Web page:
*) Published in The Ukrainian Weekly, January 9, 2005, No. 2, Vol. LXXIII


The regional U.S. Forces newspaper from 1947 until ca. 1952, the ‘Augsburg Post Times’, reported on Christmas care of Augsburg children in 1951.


Trust-building actions face-to-face. Later, such scenes were sometimes disqualified as propaganda pictures of the occupying forces. In 1949, these were unforgettable moments of humanity for the involved kids as well as the American soldiers. (Photo: Isolde Ehrensberger estate).

Pictures from Gablingen Kaserne: Top: Children’s Christmas 1949 (Photo: Private). Below: waiting kids from Gersthofen and Gablingen in front of Bldg 445 (Photo: John M. Holman). Bottom: Copy of a 1951 Schwäbische Landeszeitung article about a Christmas celebration at the Café Lohwald, Westheim (Note: Werner Lorenz).


Christmas 1952 in the Flak Kaserne: Soldiers of the 43rd Infantry Division eat with needy children Augsburg. At a time when major food shortage, this meant an extremely estimable experience that shaped memories into adulthood for young Augsburg.


As time goes by

Also after the reorganization of the 11th Airborne Division to the 24th Infantry Division, Christmas activities were preserved in the 1960s. Children’s refuges and orphanages in the Augsburg area were delighted by Santa Claus visits. In 1961, Major General Charles M. Bonesteel invited around 800 guests to a big Christmas Ball at the Sheridan Officers Club.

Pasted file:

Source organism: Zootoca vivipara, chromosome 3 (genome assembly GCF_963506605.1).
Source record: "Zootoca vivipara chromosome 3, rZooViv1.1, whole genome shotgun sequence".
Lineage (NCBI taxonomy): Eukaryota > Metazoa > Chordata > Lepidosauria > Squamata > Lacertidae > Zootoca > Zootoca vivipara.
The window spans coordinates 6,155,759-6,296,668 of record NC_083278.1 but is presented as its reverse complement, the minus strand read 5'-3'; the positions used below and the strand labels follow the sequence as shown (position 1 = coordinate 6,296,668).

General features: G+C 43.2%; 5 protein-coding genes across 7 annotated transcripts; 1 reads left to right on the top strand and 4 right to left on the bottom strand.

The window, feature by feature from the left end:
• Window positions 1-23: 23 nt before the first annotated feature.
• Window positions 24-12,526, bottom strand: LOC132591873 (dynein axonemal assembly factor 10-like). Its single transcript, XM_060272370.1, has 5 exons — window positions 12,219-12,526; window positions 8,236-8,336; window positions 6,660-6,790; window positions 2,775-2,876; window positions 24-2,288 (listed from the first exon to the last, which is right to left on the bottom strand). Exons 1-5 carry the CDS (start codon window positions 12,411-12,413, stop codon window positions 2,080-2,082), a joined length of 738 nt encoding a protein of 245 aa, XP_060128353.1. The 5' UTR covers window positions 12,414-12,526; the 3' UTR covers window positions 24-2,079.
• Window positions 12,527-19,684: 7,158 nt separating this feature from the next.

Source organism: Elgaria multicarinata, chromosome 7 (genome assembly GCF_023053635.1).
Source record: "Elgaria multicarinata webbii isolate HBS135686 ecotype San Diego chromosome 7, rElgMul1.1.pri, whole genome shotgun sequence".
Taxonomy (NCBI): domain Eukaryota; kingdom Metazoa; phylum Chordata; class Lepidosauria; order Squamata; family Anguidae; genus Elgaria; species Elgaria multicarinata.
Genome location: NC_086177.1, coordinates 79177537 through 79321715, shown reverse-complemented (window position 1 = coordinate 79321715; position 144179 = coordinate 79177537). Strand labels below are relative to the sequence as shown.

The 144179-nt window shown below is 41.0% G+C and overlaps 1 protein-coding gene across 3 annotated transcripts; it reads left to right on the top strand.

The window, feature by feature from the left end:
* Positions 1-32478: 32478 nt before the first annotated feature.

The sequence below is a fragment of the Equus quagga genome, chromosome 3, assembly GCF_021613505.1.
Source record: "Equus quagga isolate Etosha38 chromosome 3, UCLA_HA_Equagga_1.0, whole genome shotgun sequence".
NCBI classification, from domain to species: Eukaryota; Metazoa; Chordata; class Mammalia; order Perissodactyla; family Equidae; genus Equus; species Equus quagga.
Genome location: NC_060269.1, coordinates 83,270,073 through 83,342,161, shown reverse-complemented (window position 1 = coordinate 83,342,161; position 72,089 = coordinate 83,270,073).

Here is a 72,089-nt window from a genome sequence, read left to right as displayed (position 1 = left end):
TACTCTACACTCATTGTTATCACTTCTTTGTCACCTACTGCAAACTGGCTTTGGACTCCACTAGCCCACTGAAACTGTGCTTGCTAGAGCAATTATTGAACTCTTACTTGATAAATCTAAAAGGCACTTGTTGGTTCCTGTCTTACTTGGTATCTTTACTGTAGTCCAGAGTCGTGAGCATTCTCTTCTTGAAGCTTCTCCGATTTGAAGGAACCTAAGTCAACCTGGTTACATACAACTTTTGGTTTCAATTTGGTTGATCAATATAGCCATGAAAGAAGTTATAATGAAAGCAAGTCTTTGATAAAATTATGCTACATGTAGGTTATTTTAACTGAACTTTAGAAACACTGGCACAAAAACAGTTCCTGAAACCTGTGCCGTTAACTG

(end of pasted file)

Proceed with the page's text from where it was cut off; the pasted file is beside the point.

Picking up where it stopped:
Due to the typical American Santa Claus Christmas tradition, the Augsburger realized that he was not identical with the German Sankt Nikolaus with miter and bishop’s crook. Santa Claus appeared humorously, with a little red coat and pointed cap – everything, including the American Christmas music, was lively and cheerful. That was actually almost an affront against the formal, contemplative and ceremonial German Christmas culture. Nevertheless more and more Augsburges rejoiced at the American type Christmas that came versatile across, especially at the housing areas: America had obviously arrived in Augsburg. 

A completely different constellation of Christmas support was the gathering of residents of old people’s homes at the Sheridan Officers Club. Among others, kids from the Elementary School, dressed as American Christmas angels, looked after the senior citizens at Christmas. Organized were these gatherings by the German-American Women’s Club. Dozens of US children sang Christmas carols in German as well as in English, and gave gifts to the seniors. As a matter of fact, Christmassy contribution visits, bazaars and festivities were part of the annual standard program of the German-American Women’s Club.



                                         From a 24th infantry Division Christmas paper, 1960s.                           


Santa Claus arrives in a M60 tank. Casual scene at Sheridan Kaserne during a fund raising Christmas party for kids in 1976 (Photo: Via Michael Jungblut, 3/63rd Armor).


Present-giving to residents of an Augsburg senior citizens home by American Christmas angels from the Elementary School at the Sheridan Kaserne Officers Club, 1974 (Photo: G-A Women’s Club).